More particularly, the inventive system includes a small diameter disposable flexible catheter having a first channel extending along the entire length of the catheter opening at the distal end of the catheter at a deflectable or bendable tip. A fiber-optic bundle, which includes coaxially disposed imaging fibers and light fibers, is slidably received within the first channel. Means are provided for engaging the imaging fibers to a camera and the light fibers to a light source. In one embodiment, the first channel also serves as an irrigation channel in addition to supporting the fiber-optic bundle. Means are also provided for fluidly engaging the first channel to a source of irrigation fluid.
Means are provided at the proximal end of the catheter for connecting the fiber-optic bundle to the proximal end of the catheter and for adjustably positioning the distal end of the bundle relative to the distal end of the catheter. In one aspect, this connecting means includes a clamp for clamping the fiber-optic bundle and means for adjusting the length distance between the distal end of the catheter and the clamp means. More particularly, the connecting means contemplates a first housing attached to the proximal end of the catheter and a second housing connected to the clamp. A bore passes through both housings for slidably receiving the fiber-optic bundle therethrough. A threaded post on the second housing and a mating threaded bore in the first housing are adjustably threaded together to adjust the length distance between the distal end of the catheter and the clamp. As the post is threaded into the bore, the two housings move closer together thereby reducing the distance between the catheter distal end and the clamp for the fiber-optic bundle. Thus, the viewing end of the bundle moves toward the end of the catheter. On the other hand, unthreading the post from the bore increases the distance between catheter distal end and clamp, thereby causing the fiber-optic bundle to, in effect, recede within the catheter. Radio-opaque markings can be made at the distal ends of the catheter and the fiber-optic bundle to permit radiographic verification of the relative position of the distal end of the bundle to the distal end of the catheter.
In a further feature of the connecting means, means are also provided for rotating the fiber-optic bundle relative to the catheter. This rotation means includes a third housing attached to the clamp which is rotatably mounted on the second housing to permit relative rotation between the housings.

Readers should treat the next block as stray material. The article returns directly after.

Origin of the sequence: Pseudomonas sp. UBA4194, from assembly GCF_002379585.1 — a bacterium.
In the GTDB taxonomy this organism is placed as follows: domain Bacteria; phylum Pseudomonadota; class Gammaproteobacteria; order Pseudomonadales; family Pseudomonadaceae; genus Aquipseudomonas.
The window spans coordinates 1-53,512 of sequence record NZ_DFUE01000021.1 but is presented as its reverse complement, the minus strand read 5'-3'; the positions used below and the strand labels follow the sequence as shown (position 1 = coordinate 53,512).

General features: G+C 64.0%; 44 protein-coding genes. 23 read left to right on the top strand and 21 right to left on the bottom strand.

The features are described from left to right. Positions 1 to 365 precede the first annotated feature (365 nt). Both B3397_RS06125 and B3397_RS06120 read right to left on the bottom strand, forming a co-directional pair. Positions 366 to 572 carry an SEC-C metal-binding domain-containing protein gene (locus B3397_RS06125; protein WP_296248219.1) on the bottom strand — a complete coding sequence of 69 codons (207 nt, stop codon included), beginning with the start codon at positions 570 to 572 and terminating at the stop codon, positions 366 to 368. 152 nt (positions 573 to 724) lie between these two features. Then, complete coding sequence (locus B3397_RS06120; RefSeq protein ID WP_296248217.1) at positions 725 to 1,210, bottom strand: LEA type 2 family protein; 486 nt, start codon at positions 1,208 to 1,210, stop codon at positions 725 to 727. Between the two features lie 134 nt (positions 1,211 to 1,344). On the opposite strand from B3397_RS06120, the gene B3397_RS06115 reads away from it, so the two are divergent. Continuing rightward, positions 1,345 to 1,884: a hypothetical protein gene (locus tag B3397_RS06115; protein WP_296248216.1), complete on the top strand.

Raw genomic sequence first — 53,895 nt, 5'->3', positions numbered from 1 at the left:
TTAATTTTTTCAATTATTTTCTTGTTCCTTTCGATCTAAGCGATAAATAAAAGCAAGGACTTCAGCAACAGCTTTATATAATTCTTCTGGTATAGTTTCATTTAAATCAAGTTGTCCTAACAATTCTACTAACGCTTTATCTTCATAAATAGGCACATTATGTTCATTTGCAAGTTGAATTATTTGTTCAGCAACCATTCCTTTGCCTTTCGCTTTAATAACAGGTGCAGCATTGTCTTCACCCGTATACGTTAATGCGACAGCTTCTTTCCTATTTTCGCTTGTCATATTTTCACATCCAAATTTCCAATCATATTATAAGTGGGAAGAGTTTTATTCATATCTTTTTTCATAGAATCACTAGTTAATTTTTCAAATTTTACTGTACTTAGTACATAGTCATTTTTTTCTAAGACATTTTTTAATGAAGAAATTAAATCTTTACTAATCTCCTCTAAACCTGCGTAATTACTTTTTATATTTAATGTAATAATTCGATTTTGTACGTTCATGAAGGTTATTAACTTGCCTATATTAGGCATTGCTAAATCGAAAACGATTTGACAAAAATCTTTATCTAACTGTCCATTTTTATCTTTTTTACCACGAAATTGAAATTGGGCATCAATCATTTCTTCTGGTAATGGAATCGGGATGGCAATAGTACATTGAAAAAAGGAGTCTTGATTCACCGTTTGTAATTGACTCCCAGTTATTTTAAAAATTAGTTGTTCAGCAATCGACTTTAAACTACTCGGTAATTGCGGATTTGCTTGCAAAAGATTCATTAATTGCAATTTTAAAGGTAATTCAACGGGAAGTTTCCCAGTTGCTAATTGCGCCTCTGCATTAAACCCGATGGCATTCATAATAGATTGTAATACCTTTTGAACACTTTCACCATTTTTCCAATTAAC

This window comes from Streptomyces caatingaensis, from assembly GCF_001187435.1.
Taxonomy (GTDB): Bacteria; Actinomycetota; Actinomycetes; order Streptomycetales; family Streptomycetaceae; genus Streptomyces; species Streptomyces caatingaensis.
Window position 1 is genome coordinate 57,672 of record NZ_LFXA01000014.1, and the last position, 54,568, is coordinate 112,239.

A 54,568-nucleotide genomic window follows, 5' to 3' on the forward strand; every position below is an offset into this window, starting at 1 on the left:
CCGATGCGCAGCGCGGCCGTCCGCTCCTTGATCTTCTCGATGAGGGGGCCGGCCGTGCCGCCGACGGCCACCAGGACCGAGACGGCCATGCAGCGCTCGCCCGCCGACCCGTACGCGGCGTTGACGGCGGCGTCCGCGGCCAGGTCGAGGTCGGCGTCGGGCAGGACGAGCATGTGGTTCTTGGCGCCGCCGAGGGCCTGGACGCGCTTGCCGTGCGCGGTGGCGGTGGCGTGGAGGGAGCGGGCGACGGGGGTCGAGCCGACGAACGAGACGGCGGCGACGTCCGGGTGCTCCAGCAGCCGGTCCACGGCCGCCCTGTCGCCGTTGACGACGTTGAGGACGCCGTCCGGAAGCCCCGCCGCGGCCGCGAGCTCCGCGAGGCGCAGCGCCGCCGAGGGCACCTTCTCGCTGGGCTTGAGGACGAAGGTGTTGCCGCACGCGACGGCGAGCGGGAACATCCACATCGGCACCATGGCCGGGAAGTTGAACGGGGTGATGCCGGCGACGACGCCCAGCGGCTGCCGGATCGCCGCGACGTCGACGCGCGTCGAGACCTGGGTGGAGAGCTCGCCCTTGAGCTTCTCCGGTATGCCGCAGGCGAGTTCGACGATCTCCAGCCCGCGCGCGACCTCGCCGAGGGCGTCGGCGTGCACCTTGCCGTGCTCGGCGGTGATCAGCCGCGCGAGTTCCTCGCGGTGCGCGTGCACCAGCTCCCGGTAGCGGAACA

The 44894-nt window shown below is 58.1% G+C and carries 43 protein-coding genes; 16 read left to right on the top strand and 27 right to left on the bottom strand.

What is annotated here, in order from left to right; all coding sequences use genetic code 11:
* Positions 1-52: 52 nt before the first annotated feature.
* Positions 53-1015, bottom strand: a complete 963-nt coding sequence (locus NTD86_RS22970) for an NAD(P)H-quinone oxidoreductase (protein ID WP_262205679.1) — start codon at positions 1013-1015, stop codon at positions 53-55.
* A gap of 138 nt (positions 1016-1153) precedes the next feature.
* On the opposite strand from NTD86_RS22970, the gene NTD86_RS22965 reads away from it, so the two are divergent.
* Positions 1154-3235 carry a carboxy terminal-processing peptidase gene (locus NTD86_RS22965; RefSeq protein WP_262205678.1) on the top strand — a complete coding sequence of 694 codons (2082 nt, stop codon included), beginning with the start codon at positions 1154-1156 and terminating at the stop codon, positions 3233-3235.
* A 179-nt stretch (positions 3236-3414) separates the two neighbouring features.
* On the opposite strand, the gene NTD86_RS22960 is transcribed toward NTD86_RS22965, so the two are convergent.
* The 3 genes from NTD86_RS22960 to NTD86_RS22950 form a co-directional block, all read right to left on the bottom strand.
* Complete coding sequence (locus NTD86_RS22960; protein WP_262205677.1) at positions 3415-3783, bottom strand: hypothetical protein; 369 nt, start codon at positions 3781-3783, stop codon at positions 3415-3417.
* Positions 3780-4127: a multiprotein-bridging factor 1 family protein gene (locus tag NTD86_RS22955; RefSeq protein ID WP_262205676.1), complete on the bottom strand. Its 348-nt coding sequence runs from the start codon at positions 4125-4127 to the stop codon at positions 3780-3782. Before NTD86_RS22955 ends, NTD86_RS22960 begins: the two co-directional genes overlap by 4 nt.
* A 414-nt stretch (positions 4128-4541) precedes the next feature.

As expressed generally above, the system also includes means for controllably deflecting the tip of the catheter when the distal end is in the epidural space. This tip deflection means includes a deflection wire having a first end and a second end in which a first portion of the wire is adjacent the first end disposed outside the catheter and a second portion of the wire between the first portion and the second end extends through the catheter. The second end of the deflection wire is secured to the catheter at the distal end. In one particular aspect, the wire is affixed to a stainless steel ring which is affixed to the end opening of a tube mounted at the tip of the catheter.
The tip deflection means further includes means for moving the catheter in a first direction oriented toward the distal end of the catheter and means for restraining the first end or the deflection wire against movement in the first direction as the catheter is moved in that direction. In one embodiment, the means for restraining the deflection wire includes an elongated housing defining a cavity therein, the housing having openings at its ends for slidably receiving the catheter therethrough. The first end of the deflection wire is connected to a sleeve within the cavity which is slidably disposed about the catheter. The housing includes a flange in the cavity which is a stop surface for restraining movement or the sleeve in the first direction. In the operation of the tip deflecting means, movement of the catheter in the first direction carries the deflection wire until the sleeve contacts the stop surface of the flange. As the catheter is moved further in the first direction, the wire is put into tension between the restrained first end and the second end affixed to the catheter distal end. This tension operates to pull the portion of the catheter back to which the deflection wire is attached, thereby bending the catheter tip in the direction of the attachment of the deflection wire.
In a further aspect of the invention, the means for moving the catheter includes means for limiting movement of the catheter in the first direction relative to the deflection wire sleeve once the sleeve has contacted the stop surface. Limiting the catheter movement in the first direction controls or limits the amount of deflection of the tip. This means for limiting movement can include a first stop connected to the catheter which is slidable within the cavity and a pin affixed to the housing and projecting into the cavity between the first stop and the sleeve. Thus, the first stop will contact the pin when the catheter is moved in the first direction. The first stop is situated at a predetermined distance from the pin when the sleeve contacts the flange stop surface such that movement of the catheter and the first stop through the predetermined distance will result in a controlled tip deflection, which can range from 0° to about 90°. A second stop may also be included which is connected to the catheter and slidable within the cavity between the pin and the sleeve, whereby the second stop contacts the pin when the catheter is moved in a second direction opposite the first direction. The means for moving the catheter also includes means for rotating the catheter with the tip deflected so the fiber-optic bundle can be swept through a conical viewing field within the epidural space.